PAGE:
The second single, "Drunkard Logic", became the band's highest UK chart position, peaking at no. 56 in July 1993. The band spent six months on tour promoting Johnson, including three months in the US, concluding with a final show in New York's CBGB in December 1993. In January 1994 the band split when frontman and only songwriter Nick Kelly quit the band. In 2005, the band reformed for a one-off show at Dublin's Vicar Street and released the two-album compilation The Fat Lady Sings / Opera Oscura containing singles, B-sides and rarities on Warner Bros. Records. In 1993, drummer Robert Hamilton, who left before the second album, Ali McMordie set up the charity project Peace Together, which released a compilation album including versions of the TFLS track "Be Still" featuring Elizabeth Fraser, Peter Gabriel, Nanci Griffith, Clive Langer, Sinéad O'Connor, Feargal Sharkey, Jah Wobble. Guitarist Tim Bradshaw and bassist Dermot Lynch enjoyed chart success in America as members of the band Dog's Eye View in 1995.

Subsequently, Bradshaw worked as a session and live musician and arranger for Tanita Tikaram, The Fatima Mansions and David Gray. Lynch played for David Gray and went on to work as a tour and production manager for Keane, Fun Lovin' Criminals and Supergrass. Singer and songwriter Nick Kelly released his first solo album, Between Trapezes, independently in 1997, became the Best Solo Male Artist at the 1998–99 Irish Music Critics Awards. In 2005, he released his second album, on his own label. More he has recorded with the project Alien Envoy, who released the album Nine Lives in 2010. Kelly works as a commercial director. Nick Kelly – Lead Vocals Tim Bradshaw – Guitar Dermot Lynch – Bass Robert Hamilton – Drums "Broken Into" "Arclight" "Who Wants You" "Twist" "Love Turned Upside Down" "Deborah" "Man Scared" "Be Still" "Gravy Train" "Contact" "Dronning Maud Land" "Boil" "Show of Myself" "Alien" "Drunkard Logic" "World Exploding Touch" "Horse Water Wind" "This Guitar" "Johnny Sunrise" "Stealing A Plane" "Colourblind" "But" "Providence" Official website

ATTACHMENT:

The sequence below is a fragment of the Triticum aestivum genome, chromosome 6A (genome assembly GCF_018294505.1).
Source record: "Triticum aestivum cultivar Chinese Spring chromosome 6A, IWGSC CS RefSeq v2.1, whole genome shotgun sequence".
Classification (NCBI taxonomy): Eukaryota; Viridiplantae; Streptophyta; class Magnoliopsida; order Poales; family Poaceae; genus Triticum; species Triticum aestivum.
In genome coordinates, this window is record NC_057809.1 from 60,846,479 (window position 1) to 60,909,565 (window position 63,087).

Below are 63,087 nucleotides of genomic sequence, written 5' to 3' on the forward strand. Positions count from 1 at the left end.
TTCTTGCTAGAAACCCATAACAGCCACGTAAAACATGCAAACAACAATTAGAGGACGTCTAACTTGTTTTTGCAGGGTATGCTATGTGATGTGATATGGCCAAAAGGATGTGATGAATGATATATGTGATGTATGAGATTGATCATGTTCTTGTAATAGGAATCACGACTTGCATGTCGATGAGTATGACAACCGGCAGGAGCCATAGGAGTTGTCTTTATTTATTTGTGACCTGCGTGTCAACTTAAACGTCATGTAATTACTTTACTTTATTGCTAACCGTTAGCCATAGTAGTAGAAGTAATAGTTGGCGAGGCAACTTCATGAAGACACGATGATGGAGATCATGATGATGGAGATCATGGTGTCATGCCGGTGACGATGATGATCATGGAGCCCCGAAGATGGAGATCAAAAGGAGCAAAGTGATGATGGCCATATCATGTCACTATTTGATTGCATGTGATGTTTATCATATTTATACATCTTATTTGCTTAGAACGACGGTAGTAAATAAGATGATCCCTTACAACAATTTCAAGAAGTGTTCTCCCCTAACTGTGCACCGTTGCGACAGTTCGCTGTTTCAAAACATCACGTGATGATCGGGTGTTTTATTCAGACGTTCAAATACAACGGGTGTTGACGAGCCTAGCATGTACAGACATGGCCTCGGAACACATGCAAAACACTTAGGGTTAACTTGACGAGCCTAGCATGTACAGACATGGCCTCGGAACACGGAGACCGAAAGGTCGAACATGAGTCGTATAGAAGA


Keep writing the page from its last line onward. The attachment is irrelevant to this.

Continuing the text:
Glantraeth F.C.

Glantraeth Football Club is a football team, based on the island of Anglesey, Wales. They play in the Gwynedd League. Formed in 1984, the club began competing in the Anglesey League before progressing into the Gwynedd League and the Welsh Alliance League; the club achieved its highest finish during the 2005–06 season by winning the Cymru Alliance but were denied promotion to the Welsh Premier League, the highest tier of Welsh football, as their ground did not meet league requirements. They resigned from the Cymru Alliance four years and reformed several tiers below. After reaching the First Division of the Welsh Alliance League and winning the division in 2017, the club were again forced to resign their position after being unable to find sufficient players, they reformed again for the 2018 -- 19 season. The club was established a base on a piece of land provided by a local resident, they finished as runners-up in the 1985 -- 86 season. The following season, the club won promotion to the First Division of the Anglesey League and reached their first cup final in the Dargie Cup.